Skype has launched a new ad campaign that advocates face-to-face interaction over text-based communication. The "It's time for Skype" campaign is apparently meant to emphasize the ways that technology has de-personalized the way we communicate with one another. The ads ask questions like "When did LOL replace the sound of laughter?" and "When did it become okay to text Mum Happy Birthday?"
All well and good, right? A couple of the ads, though, are drawing attention for the way they take aim at services that are not really Skype's competitors: Facebook and Twitter. In two ads, Skype takes shots at the social networks for the role they play in removing the personal element from communication.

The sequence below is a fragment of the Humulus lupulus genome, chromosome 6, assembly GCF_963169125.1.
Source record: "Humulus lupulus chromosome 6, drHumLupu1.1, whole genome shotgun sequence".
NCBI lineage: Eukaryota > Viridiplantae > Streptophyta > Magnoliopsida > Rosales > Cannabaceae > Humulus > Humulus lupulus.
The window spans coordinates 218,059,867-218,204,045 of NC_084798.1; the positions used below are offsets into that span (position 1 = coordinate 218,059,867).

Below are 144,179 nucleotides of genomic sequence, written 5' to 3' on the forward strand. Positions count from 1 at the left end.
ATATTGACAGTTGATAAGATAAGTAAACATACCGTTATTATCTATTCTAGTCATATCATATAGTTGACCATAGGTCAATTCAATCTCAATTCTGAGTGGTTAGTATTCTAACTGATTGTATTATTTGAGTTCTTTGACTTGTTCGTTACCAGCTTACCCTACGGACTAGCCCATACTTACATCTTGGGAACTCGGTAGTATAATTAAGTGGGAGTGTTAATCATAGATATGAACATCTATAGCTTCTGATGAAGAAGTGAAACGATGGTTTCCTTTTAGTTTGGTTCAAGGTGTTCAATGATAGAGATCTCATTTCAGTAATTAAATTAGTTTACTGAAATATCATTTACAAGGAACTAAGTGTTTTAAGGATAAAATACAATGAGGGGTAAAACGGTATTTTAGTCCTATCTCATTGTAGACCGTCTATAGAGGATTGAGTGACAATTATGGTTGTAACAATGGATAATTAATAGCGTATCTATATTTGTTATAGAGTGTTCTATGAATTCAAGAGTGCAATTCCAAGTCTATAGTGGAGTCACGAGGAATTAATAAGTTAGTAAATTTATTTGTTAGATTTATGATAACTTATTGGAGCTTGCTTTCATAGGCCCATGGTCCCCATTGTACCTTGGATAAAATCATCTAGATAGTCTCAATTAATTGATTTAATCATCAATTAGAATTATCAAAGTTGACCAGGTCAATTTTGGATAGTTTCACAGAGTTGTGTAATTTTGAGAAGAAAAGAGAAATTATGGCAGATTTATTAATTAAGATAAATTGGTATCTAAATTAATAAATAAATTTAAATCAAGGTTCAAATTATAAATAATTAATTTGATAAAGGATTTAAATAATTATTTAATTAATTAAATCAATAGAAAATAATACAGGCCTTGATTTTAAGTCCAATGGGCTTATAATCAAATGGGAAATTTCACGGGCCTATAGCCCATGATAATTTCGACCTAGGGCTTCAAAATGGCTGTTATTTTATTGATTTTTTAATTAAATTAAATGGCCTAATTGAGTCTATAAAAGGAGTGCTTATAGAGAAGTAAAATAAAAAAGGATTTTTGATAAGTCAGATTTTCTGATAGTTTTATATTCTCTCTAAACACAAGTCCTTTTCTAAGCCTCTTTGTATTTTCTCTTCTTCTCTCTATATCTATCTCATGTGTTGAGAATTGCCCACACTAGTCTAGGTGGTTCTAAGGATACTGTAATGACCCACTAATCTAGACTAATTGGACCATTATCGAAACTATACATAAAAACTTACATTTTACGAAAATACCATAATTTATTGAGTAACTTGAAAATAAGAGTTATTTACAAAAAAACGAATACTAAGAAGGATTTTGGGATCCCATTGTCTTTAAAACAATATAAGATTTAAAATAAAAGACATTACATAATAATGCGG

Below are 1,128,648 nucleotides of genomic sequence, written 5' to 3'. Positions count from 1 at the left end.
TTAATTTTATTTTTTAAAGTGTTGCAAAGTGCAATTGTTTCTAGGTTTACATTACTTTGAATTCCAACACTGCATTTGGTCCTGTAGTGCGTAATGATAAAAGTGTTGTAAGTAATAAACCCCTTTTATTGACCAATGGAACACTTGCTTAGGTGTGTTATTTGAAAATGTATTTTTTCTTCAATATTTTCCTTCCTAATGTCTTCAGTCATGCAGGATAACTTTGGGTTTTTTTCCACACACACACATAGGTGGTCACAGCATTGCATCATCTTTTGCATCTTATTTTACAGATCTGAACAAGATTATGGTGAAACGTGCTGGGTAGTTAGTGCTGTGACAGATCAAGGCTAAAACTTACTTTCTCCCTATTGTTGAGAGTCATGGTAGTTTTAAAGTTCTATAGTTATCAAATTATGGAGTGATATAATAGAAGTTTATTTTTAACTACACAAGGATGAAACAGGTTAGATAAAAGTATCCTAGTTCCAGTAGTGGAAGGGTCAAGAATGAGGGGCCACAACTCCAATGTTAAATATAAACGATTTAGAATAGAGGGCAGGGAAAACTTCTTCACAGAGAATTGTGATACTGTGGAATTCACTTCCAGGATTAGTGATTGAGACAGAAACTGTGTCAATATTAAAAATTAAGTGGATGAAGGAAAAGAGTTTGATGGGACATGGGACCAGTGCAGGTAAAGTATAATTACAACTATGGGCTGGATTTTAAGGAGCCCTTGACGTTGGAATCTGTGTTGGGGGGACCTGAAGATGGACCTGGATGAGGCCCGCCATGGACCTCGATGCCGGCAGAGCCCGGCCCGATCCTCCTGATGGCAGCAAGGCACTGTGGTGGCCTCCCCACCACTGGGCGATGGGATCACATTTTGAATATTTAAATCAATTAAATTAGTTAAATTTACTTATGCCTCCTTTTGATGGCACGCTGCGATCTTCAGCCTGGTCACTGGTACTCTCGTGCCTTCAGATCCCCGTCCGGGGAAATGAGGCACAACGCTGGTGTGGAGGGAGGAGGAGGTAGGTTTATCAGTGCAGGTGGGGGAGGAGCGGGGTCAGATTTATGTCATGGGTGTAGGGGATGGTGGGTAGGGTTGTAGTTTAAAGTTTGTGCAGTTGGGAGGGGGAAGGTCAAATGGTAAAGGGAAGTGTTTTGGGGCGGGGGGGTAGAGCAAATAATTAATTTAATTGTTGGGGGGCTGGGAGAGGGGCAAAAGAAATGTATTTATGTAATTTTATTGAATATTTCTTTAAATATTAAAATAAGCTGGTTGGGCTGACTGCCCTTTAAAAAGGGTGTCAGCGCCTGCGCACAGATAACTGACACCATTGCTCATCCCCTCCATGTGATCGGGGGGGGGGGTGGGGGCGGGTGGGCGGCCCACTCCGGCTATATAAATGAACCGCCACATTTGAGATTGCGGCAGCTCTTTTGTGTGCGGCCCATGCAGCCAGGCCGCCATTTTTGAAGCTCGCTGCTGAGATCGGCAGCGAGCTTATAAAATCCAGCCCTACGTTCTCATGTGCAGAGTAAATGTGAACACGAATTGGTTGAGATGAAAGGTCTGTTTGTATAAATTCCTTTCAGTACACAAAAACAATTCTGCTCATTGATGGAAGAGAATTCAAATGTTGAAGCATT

Here's the Twitter ad:
And here's the (much larger) Facebook one:
Now, Skype's apparent goal of getting people to have more face-to-face communication (using Skype's service, naturally) is certainly laudable. The choice of target for these two ads, however, is a little peculiar. For one thing, Twitter is not a direct competitor for Skype; nor is it an indirect competitor, really. So it's hard to see how taking shots at Twitter does Skype any good.
Facebook is an even stranger choice, though. You see, last year Facebook and Skype actually teamed up to offer Skype-powered video calling within Facebook's chat feature. So by taking a jab at Facebook, Skype is picking on a company that is not only not a competitor, but a partner whose users use Skype's service. It's definitely an odd choice.
What do you think of Skype's ad campaign? Is picking on Twitter and Facebook a smart move, or a bad one? Let us know int he comments.